Saint Bavo: The Iconography
OCTOBER 1
In medieval Europe, "conversion" did not mean coming into the Christian faith. It meant leaving the vanities of this world to embrace the monastic life. St. Bavo served as a good model for such a conversion. The story is that he was a particularly wicked lay aristocrat from Brabant who abused his family and servants, but who repented after hearing a sermon by St. Amand. At first St. Bavo accompanied his new mentor in itinerant preaching, but eventually he became a hermit in a forest near Ghent.

The few pre-modern images I have turned up show St. Bavo as he was either before or in the process of his conversion. At right, for example, we see him dressed as a 15th century aristocrat. In the Bosch painting below it, he is giving away his wealth to the poor but still in his expensive clothes and still carrying his falcon on his wrist. The falcon serves as his attribute and appears in the third picture, which is from the 20th century.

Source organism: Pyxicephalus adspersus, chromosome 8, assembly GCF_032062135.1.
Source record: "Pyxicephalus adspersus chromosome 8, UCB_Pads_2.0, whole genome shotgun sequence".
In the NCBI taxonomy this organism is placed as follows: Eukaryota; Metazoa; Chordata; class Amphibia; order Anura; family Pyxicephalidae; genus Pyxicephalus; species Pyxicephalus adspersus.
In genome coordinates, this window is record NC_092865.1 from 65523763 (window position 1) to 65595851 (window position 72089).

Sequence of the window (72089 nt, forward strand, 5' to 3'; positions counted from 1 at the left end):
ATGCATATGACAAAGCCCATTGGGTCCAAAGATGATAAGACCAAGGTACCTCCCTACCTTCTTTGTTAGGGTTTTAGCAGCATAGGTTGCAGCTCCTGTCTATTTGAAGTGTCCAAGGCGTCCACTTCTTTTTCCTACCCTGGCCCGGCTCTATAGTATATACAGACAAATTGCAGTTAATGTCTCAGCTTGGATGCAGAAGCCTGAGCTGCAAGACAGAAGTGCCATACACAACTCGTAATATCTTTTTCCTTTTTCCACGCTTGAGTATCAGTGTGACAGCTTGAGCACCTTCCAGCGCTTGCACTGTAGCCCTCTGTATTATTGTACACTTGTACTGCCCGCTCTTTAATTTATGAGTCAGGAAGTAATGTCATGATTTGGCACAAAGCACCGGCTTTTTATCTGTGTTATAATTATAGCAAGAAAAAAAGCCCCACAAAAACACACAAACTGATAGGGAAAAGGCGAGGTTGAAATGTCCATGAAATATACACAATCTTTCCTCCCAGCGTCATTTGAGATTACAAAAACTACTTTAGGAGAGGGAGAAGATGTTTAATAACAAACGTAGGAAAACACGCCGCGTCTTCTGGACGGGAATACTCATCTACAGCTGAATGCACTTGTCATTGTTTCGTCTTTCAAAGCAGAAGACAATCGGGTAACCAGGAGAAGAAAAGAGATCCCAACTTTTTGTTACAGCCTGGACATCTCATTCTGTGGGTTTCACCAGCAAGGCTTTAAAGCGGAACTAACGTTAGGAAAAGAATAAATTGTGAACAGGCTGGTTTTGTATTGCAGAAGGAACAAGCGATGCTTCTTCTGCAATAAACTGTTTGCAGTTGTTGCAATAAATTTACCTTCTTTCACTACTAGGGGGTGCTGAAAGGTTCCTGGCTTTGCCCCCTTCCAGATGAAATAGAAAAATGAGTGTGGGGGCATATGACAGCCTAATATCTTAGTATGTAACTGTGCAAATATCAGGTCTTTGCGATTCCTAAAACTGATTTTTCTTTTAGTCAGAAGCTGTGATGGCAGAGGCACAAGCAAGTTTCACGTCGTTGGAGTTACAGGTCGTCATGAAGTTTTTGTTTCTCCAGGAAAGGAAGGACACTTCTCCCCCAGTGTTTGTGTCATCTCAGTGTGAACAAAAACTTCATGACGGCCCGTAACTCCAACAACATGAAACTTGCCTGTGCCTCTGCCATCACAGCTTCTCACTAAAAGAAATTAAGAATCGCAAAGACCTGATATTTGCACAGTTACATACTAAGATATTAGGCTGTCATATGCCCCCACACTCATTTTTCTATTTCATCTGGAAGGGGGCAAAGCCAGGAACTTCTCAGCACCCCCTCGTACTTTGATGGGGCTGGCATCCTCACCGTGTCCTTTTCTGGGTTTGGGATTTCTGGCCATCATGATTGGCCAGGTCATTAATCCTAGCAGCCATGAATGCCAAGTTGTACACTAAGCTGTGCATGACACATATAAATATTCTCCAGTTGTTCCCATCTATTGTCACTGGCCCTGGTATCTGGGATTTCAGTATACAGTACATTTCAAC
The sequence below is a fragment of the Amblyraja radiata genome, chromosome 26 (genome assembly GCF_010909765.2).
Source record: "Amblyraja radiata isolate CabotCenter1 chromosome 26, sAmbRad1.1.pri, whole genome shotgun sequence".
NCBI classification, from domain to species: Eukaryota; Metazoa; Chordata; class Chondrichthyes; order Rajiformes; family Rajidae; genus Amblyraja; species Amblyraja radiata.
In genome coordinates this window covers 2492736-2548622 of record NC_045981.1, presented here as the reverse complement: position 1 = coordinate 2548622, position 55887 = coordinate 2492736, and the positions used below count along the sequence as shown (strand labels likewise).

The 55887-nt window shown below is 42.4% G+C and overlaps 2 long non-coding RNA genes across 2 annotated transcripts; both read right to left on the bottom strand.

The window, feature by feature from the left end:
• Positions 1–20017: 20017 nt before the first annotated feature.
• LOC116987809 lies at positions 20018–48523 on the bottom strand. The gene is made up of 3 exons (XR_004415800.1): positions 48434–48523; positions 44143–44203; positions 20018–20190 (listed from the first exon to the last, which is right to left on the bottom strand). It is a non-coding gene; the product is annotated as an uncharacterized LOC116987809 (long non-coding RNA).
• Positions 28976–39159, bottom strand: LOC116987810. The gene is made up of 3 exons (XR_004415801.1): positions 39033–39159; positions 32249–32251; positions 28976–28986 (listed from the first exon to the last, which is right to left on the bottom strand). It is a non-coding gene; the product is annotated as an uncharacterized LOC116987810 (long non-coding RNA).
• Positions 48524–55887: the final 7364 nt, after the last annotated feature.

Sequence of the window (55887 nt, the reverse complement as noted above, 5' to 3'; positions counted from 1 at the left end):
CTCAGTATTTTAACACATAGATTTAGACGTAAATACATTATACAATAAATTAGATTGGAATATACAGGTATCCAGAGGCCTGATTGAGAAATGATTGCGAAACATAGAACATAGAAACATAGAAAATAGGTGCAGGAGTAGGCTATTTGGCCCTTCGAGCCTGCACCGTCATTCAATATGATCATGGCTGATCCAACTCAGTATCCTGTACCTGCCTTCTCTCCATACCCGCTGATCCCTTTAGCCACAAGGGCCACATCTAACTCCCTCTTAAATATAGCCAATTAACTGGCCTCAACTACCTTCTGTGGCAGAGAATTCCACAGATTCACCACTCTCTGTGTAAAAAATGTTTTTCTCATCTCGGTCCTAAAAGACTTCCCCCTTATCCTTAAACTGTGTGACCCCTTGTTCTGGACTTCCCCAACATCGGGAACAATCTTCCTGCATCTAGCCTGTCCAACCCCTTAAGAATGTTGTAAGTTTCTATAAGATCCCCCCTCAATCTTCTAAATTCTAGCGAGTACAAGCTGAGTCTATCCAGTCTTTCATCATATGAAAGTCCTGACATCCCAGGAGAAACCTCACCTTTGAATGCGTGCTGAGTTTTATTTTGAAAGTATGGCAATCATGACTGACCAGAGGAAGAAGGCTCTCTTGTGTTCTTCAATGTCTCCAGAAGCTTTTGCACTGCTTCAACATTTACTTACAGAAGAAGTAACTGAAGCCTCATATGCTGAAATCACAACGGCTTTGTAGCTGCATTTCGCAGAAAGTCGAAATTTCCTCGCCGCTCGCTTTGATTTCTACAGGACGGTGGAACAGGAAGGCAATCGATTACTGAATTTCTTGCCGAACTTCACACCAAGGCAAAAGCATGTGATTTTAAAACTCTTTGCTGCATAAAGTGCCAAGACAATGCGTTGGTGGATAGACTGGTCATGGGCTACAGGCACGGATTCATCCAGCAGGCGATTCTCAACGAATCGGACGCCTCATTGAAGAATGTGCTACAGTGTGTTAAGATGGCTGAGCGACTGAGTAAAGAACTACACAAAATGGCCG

Prepared in 2014 by Richard Stracke, Emeritus Professor of English, Augusta University, revised 2015-09-15.

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Statue of St. Bavo from the Netherlands, circa 1460 (See the description page)


Bosch, St. Bavo, 1490 (See the description page)


Modern image of the saint used at a Catholic web site (See the description page)

DATES

  • Lived 589 to circa 654

HAGIOGRAPHY